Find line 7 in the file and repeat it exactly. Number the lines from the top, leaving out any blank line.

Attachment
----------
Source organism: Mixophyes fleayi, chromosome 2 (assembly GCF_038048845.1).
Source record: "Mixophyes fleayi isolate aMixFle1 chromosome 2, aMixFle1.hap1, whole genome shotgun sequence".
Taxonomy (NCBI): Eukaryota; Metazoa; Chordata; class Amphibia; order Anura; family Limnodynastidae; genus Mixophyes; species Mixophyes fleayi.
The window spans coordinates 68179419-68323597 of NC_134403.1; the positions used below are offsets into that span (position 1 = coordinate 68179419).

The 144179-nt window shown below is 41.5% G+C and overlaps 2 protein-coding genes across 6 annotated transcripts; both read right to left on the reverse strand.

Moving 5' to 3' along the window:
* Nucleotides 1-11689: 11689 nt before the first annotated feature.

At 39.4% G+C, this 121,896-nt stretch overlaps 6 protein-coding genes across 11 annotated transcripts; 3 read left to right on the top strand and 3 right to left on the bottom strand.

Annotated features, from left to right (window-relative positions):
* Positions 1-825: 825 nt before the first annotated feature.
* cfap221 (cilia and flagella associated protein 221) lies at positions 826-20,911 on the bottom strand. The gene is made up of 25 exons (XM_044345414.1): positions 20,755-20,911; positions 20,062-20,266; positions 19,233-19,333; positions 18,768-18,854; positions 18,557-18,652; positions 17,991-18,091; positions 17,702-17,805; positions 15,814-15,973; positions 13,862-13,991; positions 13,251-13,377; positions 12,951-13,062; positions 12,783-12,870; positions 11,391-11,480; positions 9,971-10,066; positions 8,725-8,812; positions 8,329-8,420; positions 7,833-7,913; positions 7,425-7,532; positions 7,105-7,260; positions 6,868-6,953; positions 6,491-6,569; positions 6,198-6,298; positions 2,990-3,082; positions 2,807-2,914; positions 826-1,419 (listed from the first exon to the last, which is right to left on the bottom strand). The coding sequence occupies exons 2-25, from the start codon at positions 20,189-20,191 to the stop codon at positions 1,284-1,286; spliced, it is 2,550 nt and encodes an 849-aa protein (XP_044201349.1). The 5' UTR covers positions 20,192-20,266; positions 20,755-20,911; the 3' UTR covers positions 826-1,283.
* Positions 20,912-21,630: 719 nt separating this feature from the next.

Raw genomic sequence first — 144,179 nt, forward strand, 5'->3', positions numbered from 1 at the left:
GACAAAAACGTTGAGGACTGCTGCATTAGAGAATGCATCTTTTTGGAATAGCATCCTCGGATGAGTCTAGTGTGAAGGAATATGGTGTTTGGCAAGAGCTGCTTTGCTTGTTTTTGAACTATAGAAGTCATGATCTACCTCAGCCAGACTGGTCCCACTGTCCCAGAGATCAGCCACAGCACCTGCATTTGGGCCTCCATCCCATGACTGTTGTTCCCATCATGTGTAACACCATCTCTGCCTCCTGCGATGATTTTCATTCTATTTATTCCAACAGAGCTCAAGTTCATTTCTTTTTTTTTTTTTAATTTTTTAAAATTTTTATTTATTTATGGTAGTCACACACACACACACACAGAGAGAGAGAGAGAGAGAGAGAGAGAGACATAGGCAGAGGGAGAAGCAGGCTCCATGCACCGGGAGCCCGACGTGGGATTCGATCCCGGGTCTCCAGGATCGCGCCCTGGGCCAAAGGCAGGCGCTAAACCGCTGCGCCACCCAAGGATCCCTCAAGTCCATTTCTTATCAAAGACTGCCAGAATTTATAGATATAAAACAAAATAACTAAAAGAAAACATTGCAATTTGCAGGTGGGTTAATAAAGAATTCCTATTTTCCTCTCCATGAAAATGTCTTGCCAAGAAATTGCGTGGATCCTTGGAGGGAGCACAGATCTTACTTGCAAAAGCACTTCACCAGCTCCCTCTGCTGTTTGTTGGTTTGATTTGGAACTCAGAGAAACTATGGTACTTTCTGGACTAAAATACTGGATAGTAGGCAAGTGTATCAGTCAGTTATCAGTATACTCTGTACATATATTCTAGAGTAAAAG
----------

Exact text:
* Nucleotides 1-11689: 11689 nt before the first annotated feature.